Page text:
NGV Director Gerard Vaughan today outlined the approach the Van Gogh Museum in Amsterdam will adopt in analysing the NGV’s Van Gogh painting, Head of a Man 1886.
Dr Vaughan recently met with senior research scholars at the Van Gogh Museum, where the painting has just arrived after closure of the UK exhibition to which it had been loaned.
Van Gogh Museum experts have confirmed that their approach to the painting will consist of three phases:
1. Scientific analysis. This involves a program of analysis of materials, canvas, ground and paint. Microscopic slices of paint and ground layers will be required and instrumental work using non destructive techniques will be undertaken using standard and well-tested conservation techniques. This work can provide important answers on paint composition, date, and can be used comparatively. Samples will be taken by the Van Gogh Museum and will be analysed by the Institute of Dutch Cultural Heritage, which regularly undertakes scientific analysis on behalf of major Dutch museums.
2. X-ray techniques. The canvas will only be truly visible under radiograph, which can then provide clues about painting construction and style.
3. Visual connoisseurship. This involves expert comparison with other works from similar time and place, and also Van Gogh’s earlier works, both under microscope and by making observations on general style and technique.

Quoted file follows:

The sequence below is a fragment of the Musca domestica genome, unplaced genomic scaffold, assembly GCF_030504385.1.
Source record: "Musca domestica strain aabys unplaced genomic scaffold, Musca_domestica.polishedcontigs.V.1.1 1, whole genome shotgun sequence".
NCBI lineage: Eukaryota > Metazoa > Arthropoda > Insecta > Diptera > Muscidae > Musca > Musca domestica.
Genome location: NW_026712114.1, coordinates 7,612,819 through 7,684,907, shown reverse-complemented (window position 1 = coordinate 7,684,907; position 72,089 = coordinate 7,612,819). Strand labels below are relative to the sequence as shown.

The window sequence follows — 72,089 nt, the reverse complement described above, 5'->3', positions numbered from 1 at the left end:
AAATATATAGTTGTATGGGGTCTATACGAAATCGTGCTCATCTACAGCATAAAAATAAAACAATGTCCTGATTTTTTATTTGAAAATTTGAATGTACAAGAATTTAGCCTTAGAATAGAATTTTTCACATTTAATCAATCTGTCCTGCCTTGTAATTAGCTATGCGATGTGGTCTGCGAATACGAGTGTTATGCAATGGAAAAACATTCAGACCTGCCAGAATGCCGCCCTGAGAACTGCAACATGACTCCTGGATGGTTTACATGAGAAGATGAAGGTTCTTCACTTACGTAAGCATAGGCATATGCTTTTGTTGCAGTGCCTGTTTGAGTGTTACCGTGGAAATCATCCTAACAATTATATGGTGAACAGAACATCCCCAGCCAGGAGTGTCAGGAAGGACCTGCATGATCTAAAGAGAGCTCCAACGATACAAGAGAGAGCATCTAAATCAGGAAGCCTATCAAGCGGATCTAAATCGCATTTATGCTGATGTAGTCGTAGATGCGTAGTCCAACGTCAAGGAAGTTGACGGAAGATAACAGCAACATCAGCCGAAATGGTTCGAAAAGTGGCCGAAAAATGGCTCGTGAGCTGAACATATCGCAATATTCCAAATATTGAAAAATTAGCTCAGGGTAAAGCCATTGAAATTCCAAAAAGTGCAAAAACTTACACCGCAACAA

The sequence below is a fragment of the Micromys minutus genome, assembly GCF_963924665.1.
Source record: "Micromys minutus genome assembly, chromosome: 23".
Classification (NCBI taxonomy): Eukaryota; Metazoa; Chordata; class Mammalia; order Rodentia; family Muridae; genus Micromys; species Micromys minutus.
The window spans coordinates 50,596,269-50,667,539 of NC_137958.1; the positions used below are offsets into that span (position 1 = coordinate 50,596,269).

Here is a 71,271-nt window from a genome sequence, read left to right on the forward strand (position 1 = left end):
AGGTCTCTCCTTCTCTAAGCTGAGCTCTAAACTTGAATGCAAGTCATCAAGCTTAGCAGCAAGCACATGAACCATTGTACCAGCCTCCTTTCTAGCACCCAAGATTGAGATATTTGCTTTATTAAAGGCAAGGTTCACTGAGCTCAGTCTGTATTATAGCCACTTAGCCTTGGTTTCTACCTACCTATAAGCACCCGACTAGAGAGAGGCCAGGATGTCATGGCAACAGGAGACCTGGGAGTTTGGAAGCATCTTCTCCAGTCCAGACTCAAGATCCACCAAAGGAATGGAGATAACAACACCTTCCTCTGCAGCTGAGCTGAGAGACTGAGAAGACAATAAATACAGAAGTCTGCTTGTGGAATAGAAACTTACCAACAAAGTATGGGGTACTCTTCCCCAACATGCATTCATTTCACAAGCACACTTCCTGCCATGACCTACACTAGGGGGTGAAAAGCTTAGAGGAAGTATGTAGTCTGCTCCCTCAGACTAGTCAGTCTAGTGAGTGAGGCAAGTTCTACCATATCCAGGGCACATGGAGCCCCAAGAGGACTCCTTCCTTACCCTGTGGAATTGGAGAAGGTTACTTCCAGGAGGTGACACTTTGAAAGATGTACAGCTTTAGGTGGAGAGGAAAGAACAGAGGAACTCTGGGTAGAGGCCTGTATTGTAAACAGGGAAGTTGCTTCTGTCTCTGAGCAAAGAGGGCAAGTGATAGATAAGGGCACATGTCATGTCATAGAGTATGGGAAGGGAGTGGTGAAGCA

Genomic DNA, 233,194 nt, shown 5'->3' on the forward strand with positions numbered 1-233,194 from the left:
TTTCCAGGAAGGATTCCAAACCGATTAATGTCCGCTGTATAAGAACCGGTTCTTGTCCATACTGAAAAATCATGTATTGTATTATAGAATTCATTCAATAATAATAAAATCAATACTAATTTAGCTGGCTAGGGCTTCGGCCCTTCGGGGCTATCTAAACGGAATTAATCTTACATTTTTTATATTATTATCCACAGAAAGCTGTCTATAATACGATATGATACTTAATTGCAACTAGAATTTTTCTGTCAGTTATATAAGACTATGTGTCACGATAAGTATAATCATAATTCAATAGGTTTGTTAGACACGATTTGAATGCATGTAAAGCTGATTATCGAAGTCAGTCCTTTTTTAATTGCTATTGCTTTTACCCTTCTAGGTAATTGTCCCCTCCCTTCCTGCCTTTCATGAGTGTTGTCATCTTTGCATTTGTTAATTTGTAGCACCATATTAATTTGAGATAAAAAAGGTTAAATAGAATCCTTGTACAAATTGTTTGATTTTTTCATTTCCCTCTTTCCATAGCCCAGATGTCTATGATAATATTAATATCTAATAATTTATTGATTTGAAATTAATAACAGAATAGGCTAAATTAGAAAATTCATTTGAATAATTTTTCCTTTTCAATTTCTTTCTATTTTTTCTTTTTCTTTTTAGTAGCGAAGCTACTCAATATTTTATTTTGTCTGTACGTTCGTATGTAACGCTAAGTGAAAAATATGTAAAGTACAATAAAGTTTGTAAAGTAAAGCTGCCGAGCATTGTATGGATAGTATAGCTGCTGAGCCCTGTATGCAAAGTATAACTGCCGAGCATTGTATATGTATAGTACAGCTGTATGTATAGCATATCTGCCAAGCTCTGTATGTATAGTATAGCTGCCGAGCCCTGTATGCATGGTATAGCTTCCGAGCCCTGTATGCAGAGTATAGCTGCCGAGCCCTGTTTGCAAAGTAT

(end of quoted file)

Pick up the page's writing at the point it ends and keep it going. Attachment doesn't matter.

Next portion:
Scholars at the Van Gogh Museum believe this is an excellent time to be undertaking the work, as next year they are publishing a special catalogue of Van Gogh’s Paris Period paintings, and are thus heavily focussed on the period early 1886 – early 1888. The Museum has also just held a special technical exhibition of his pre- Impressionist influenced sombre paintings, which have been found to contain strong primary colours.
The Museum is particularly interested in the ground layer of the work, and will compare its composition with others they have examined.
Scholars will also devote attention to the subject of the painting. Many suggestions have been put forward, including that the subject could be Van Gogh’s friend, Meyer de Haan. Views diverge on this and other possible subjects, and period photos will be examined to draw closer to the truth.
Dr Vaughan said: “We continue to believe Head of a Man is by Van Gogh, as there is much evidence in support and to date, insufficient evidence to the contrary in the criticisms put forward. So many scholars have accepted the paintings as authentic. However we have a completely open mind on the issue, and are committed to getting to the truth of the matter in regard to the painting. We look forward to this important collaboration with the Van Gogh Museum.”
The Museum’s analysis of Head of a Man is expected to take some time, perhaps months.
The NGV looks forward to communicating the results of the work publicly as soon as they are available.
Background to Van Gogh’s Head of a Man 1886.
The NGV acquired this work from the French and British Contemporary Art exhibition which toured Australia in 1939-40.